The Advocate’s editorialist, Will Sutton, is justifiably upset with the spate of shootings in our state. But in his recent editorial, his answer is the to-be-expected liberal solution, get rid of guns.
Sutton’s editorial was about “mass” shootings, but the same argument against violence holds sway for the sky-high number of non-mass shootings. Statistically these crimes are more out of control than mass shootings.
By taking the usual liberal path of blaming all on guns and not on those who chose to use guns, he misses a point that is so obvious that it jumps out. Within a small distance of each other lay two parishes. One with high gun violence rates, one not so much. So, with equal availability of guns, one has to ask what is the significant difference between Orleans and Jefferson Parishes?
I suppose that there are several key differences, some such a lack of commitment to nuclear family structures leading to children without fathers in the home I have propounded on. But I suspect that the most significant difference is a powerful determination to enforce laws that exists in Jefferson Parish.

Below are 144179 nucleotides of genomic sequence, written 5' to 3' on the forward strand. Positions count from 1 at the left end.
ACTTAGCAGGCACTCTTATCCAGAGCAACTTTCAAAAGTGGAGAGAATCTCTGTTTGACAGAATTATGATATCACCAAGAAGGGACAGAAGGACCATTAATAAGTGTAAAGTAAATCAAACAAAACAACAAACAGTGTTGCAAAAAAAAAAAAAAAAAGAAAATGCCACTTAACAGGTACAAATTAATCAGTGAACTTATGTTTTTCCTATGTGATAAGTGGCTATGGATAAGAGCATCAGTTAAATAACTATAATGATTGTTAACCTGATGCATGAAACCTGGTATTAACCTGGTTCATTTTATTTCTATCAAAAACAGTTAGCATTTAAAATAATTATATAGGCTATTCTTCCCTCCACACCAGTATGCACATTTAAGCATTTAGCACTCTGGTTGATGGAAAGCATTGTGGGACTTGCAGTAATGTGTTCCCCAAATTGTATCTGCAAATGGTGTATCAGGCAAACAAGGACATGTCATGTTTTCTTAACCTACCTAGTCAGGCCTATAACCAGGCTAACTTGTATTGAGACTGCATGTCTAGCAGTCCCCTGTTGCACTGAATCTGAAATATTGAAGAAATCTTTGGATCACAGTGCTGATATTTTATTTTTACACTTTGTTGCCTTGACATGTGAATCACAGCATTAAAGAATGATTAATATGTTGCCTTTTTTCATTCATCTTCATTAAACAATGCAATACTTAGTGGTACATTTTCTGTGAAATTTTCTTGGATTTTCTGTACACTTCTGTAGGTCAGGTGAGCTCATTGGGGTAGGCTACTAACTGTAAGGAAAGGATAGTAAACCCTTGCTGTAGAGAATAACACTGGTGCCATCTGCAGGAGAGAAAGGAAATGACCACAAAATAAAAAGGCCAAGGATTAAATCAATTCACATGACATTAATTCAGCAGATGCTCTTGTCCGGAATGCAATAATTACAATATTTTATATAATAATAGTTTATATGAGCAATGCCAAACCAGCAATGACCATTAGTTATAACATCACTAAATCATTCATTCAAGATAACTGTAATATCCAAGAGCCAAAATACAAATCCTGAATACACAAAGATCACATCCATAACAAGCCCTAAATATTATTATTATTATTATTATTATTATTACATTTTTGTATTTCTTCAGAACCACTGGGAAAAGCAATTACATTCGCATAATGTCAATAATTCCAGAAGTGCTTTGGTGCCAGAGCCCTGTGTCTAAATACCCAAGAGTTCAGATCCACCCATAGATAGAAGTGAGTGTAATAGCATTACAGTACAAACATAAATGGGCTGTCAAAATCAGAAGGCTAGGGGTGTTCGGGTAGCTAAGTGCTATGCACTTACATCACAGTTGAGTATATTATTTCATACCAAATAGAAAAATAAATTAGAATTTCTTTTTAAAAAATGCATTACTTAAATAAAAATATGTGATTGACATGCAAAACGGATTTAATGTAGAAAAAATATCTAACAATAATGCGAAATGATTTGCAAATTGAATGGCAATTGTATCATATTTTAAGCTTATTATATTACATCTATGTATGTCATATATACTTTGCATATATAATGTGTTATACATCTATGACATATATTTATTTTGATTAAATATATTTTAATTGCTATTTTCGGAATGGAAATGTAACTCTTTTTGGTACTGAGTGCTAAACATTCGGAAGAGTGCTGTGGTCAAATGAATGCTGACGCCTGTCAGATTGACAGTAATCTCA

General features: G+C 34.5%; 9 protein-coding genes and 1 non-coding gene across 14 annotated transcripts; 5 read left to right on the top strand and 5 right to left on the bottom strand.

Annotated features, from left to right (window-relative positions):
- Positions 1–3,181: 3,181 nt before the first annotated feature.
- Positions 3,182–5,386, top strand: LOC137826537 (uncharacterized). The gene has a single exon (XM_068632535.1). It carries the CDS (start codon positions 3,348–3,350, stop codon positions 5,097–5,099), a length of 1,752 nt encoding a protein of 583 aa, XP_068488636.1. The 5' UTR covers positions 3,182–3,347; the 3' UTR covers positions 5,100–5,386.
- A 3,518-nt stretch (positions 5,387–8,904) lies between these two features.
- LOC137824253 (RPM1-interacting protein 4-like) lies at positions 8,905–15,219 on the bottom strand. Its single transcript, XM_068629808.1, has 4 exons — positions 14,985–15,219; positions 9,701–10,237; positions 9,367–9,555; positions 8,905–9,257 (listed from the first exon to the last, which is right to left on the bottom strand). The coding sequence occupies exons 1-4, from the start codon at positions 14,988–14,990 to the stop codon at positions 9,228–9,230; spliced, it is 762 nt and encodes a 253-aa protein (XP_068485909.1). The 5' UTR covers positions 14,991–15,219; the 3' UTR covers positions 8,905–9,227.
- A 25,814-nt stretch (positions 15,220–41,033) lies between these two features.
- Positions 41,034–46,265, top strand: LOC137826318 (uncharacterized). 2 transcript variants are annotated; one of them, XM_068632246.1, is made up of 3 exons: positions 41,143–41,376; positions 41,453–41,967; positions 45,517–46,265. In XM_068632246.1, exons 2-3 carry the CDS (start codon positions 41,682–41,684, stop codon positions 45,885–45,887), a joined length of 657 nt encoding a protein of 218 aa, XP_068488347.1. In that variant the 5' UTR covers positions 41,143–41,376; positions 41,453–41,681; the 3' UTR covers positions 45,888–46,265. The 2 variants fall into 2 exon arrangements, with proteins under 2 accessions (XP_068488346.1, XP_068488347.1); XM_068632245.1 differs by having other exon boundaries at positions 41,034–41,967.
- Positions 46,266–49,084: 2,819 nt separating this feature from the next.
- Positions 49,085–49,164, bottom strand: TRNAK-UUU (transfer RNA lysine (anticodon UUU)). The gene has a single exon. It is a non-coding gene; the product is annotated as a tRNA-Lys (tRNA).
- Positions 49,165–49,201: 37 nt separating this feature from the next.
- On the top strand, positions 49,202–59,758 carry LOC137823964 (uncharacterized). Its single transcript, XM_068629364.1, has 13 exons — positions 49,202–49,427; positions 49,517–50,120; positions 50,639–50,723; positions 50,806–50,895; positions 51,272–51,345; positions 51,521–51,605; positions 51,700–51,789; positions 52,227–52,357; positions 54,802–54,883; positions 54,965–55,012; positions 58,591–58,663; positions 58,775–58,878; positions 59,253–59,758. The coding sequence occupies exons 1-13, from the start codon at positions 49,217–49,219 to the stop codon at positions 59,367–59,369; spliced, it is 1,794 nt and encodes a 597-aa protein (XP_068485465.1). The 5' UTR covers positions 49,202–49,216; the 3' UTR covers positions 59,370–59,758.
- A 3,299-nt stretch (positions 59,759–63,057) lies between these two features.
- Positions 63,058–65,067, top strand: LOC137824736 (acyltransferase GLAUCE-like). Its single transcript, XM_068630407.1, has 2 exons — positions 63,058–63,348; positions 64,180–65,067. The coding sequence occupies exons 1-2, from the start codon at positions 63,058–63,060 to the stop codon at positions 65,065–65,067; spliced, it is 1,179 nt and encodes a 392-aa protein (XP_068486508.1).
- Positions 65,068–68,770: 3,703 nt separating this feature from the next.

Now I do not blame the New Orleans Police Department one bit. That department has a really good chief that is in charge, but since the Landrieu Administration cut the budget for public safety, they have struggled under the burden of manpower shortages. Just as problematic, they must contend with the liberal pipe dream policies of “constitutional policing” that were imposed when the Landrieu Administration accepted the Obama Justice Department’s consent decree.
I believe that the Tale of Two Parishes is a function of the commitment of parish leadership to place public safety above all else. Criminals are anti-social, but not stupid. When police numbers are depleted and when their tools are limited by politicians, criminals naturally take advantage. So, in one parish where funding and commitment to policing and the criminal justice system as a whole are high priority, crime is lower, even as in the other parish, where funding and manpower are diminished and the criminal justice system is viewed as racist and unfair, crime is expectantly higher.
Mr. Sutton is right to be concerned, but his dedication to liberal talking points has blinded him to the obvious. Shootings are the result of cause and effect. Only when policies are strong on support of police and strong on enforcement of criminal laws, the effect will be a reduction in shootings. The evidence is so obvious that it jumps out.